The City

Last year was pretty good for most finance practices. By the beginning of 2001, the telecoms bubble had well and truly burst and Europe was following the US towards recession. The beginning of the year also saw some large-scale debt financing by the investment banks to fund acquisitions, while the second half of the year was dominated by debt restructurings, in particular since 11 September.


Allen & Overy (A&O) and Clifford Chance are still the market leaders, but Linklaters has pulled ahead of some mid-tier finance firms, including Norton Rose and Ashurst Morris Crisp. Linklaters has made a sizeable dent in the syndicated loan market (where a very large loan is made to a single borrower by a group of banks headed by a lead bank). A&O and Clifford Chance need to admit that the banks are ready for more choice and recognise that an increasing number of bankers now view Linklaters as a global player.

In the European medium term note (MTN) programmes (a facility which allows companies to issue bonds over a period of time) the top three firms are virtually indistinguishable. In fact, there’s something a bit smug about A&O, Linklaters and Clifford Chance when they talk about MTN programmes. But it is worth noting that German firm Hengeler Mueller is making an effective challenge to their pre-eminence, albeit in only German law.

Norton Rose will lose the majority of its acquisition finance practice this year when four partners move to A&O, losing its two highest-billing partners. This will also weaken links with some of its most important banking clients, including HSBC, Royal Bank of Scotland, Deutsche Bank and JP Morgan Chase.

In terms of lateral moves, the biggest news was the departure of Erica Handling and her collateral debt obligation practice, which was wooed away from the London office of US firm Weil Gotshal & Manges by Ashurst Morris Crisp. Some have said that Ashursts is an odd choice for the trio, but it makes sense given Ashursts’ strategy to focus on building a strong debt finance practice.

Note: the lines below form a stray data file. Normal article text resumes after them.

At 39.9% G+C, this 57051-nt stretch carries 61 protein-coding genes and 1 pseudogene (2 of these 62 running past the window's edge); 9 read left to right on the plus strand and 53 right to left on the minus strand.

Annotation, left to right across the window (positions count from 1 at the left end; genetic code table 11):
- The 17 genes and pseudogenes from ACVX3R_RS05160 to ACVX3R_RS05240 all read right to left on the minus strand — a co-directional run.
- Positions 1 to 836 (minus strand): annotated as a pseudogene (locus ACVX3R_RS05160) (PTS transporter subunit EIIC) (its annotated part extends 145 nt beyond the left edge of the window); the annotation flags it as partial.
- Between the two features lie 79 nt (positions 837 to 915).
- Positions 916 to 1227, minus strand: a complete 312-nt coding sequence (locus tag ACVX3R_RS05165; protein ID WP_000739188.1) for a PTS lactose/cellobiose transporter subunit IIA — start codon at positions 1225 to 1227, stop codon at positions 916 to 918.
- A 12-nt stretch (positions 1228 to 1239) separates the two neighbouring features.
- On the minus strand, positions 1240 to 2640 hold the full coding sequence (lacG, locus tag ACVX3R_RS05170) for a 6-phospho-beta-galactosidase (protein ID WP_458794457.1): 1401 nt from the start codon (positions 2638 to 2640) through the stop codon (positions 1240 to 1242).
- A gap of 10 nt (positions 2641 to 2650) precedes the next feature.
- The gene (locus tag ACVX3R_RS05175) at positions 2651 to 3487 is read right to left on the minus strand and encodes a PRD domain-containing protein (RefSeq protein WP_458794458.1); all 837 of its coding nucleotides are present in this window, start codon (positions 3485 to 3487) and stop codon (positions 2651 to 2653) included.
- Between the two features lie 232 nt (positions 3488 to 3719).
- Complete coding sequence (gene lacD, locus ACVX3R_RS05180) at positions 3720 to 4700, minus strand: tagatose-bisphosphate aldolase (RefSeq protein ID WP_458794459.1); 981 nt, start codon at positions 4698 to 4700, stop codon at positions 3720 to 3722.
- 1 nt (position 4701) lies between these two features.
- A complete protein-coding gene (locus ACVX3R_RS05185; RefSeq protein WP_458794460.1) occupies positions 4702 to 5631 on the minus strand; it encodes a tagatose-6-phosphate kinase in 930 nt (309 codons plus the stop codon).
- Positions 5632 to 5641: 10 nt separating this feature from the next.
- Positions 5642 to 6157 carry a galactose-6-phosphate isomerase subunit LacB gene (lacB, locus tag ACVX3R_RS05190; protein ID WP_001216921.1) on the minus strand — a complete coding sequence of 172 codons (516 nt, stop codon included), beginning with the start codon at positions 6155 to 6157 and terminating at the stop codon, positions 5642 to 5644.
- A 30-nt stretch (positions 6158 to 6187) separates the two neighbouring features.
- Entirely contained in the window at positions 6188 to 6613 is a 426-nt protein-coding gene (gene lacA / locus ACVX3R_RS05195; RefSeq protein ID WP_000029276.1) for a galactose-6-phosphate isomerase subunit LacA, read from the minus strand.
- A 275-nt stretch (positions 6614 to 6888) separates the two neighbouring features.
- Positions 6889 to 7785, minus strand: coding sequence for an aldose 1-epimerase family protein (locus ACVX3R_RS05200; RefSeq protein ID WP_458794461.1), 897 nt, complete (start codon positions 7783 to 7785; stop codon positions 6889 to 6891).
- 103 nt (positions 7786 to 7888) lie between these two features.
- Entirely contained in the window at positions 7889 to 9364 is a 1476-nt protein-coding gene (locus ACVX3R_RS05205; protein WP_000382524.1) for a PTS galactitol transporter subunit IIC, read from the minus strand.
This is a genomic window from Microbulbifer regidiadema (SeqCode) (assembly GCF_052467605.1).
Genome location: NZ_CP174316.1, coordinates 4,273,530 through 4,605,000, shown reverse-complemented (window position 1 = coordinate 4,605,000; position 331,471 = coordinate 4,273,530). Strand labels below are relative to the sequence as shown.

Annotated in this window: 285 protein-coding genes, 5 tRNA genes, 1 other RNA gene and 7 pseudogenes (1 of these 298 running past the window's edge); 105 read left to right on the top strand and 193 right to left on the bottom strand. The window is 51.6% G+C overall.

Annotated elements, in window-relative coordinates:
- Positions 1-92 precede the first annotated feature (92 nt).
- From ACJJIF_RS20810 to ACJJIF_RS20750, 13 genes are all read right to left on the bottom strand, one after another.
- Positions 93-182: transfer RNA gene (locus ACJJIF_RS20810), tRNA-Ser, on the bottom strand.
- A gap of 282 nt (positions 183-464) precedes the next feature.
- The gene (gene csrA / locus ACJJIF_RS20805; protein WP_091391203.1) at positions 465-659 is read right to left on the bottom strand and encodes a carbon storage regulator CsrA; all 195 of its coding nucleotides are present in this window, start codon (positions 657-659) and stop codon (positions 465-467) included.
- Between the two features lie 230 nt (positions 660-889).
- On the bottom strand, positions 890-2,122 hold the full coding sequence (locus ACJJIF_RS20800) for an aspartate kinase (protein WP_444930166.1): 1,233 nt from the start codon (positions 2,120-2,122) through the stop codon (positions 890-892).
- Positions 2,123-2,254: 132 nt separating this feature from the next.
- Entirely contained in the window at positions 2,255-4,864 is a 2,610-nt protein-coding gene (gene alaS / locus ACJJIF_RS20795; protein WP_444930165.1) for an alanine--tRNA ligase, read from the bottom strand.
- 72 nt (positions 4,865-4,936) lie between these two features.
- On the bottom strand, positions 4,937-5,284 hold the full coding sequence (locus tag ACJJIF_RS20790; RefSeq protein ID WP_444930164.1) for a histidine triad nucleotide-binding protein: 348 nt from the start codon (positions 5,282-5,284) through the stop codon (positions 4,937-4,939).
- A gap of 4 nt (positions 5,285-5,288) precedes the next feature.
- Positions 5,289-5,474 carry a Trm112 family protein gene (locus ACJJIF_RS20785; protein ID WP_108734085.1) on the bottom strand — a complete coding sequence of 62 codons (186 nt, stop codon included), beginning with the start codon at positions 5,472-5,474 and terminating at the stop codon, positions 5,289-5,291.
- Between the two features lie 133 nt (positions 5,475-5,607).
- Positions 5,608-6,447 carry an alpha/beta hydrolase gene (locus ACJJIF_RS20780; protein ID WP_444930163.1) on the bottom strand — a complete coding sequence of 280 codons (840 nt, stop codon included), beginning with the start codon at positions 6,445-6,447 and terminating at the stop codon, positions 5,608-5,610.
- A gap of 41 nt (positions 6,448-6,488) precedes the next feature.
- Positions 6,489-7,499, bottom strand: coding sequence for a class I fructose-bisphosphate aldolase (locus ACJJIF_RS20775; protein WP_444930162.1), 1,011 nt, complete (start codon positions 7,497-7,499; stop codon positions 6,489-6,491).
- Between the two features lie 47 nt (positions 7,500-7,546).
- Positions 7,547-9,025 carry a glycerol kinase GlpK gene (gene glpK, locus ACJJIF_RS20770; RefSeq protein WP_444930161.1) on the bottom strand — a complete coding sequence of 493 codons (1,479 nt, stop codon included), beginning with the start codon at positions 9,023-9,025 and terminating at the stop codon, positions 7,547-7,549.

US firm Brown & Wood’s merger with fellow US firm Sidley & Austin created a structured finance force to be reckoned with. At first both practices may have been a bit unsure of exactly what they were linking up with, but from the outside it looks like a perfect match.

Freshfields Bruckhaus Deringer focused on niche areas of finance such as securitisation, vendor financing and real estate financing. And there are signs from Citibank that it is mending relations with the firm, which were severed when it advised the Prince of Brunei on a claim against the bank.

The in-house team at Standard Chartered Bank, led by Kate Nealon, won The Lawyer’s In-house Banking & Finance Team of the Year award for its $1.34bn (940m) acquisition of Grindlays Bank. A&O won the Finance Team of the Year award for its telecoms financing. It advised on deals worth more than e10bn (6.14bn) in 2000, including advising the arrangers of the e100m (61.4m) debut financing for Virgin Mobile.

So although there have not been any dramatic changes in the ranking tables, there has been enough movement and change to keep firms on their toes. The gap between the top tier and the second and third tiers are beginning to close as the lagging firms penetrate the markets they specialise in. You can rest assured there is no room for anyone to get complacent.

vanessa.pawsey@thelawyer.com